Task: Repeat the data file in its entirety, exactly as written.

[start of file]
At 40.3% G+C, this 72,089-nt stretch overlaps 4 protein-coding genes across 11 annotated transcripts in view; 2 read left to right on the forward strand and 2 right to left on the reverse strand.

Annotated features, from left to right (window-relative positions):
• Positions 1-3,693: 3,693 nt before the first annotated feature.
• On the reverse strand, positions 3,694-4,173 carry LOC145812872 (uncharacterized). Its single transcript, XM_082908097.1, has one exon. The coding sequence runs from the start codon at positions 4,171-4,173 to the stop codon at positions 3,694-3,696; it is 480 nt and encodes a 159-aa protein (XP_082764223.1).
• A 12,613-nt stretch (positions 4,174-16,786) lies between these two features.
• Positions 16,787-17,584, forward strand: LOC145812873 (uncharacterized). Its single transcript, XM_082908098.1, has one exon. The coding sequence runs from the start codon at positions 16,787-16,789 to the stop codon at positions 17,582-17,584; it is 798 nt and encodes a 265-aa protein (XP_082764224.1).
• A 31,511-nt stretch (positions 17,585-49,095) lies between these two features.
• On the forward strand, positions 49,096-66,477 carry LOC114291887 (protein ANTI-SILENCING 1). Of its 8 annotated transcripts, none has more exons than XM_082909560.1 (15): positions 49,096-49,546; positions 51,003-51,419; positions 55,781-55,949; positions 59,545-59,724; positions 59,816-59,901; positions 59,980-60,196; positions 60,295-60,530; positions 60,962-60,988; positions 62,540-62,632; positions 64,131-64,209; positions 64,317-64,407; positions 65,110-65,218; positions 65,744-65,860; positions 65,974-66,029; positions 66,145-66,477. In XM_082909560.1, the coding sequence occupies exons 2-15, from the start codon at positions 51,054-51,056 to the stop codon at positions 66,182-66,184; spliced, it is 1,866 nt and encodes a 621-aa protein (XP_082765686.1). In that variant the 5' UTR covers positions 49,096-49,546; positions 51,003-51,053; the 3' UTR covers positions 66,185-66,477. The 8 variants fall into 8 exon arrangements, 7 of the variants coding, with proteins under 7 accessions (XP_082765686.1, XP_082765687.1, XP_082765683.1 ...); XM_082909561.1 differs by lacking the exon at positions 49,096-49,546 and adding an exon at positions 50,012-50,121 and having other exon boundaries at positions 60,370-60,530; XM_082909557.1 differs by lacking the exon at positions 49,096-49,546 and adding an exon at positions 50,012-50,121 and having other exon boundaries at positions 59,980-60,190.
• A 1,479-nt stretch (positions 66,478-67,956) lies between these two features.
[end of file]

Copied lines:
At 40.3% G+C, this 72,089-nt stretch overlaps 4 protein-coding genes across 11 annotated transcripts in view; 2 read left to right on the forward strand and 2 right to left on the reverse strand.

Annotated features, from left to right (window-relative positions):
• Positions 1-3,693: 3,693 nt before the first annotated feature.
• On the reverse strand, positions 3,694-4,173 carry LOC145812872 (uncharacterized). Its single transcript, XM_082908097.1, has one exon. The coding sequence runs from the start codon at positions 4,171-4,173 to the stop codon at positions 3,694-3,696; it is 480 nt and encodes a 159-aa protein (XP_082764223.1).
• A 12,613-nt stretch (positions 4,174-16,786) lies between these two features.
• Positions 16,787-17,584, forward strand: LOC145812873 (uncharacterized). Its single transcript, XM_082908098.1, has one exon. The coding sequence runs from the start codon at positions 16,787-16,789 to the stop codon at positions 17,582-17,584; it is 798 nt and encodes a 265-aa protein (XP_082764224.1).
• A 31,511-nt stretch (positions 17,585-49,095) lies between these two features.
• On the forward strand, positions 49,096-66,477 carry LOC114291887 (protein ANTI-SILENCING 1). Of its 8 annotated transcripts, none has more exons than XM_082909560.1 (15): positions 49,096-49,546; positions 51,003-51,419; positions 55,781-55,949; positions 59,545-59,724; positions 59,816-59,901; positions 59,980-60,196; positions 60,295-60,530; positions 60,962-60,988; positions 62,540-62,632; positions 64,131-64,209; positions 64,317-64,407; positions 65,110-65,218; positions 65,744-65,860; positions 65,974-66,029; positions 66,145-66,477. In XM_082909560.1, the coding sequence occupies exons 2-15, from the start codon at positions 51,054-51,056 to the stop codon at positions 66,182-66,184; spliced, it is 1,866 nt and encodes a 621-aa protein (XP_082765686.1). In that variant the 5' UTR covers positions 49,096-49,546; positions 51,003-51,053; the 3' UTR covers positions 66,185-66,477. The 8 variants fall into 8 exon arrangements, 7 of the variants coding, with proteins under 7 accessions (XP_082765686.1, XP_082765687.1, XP_082765683.1 ...); XM_082909561.1 differs by lacking the exon at positions 49,096-49,546 and adding an exon at positions 50,012-50,121 and having other exon boundaries at positions 60,370-60,530; XM_082909557.1 differs by lacking the exon at positions 49,096-49,546 and adding an exon at positions 50,012-50,121 and having other exon boundaries at positions 59,980-60,190.
• A 1,479-nt stretch (positions 66,478-67,956) lies between these two features.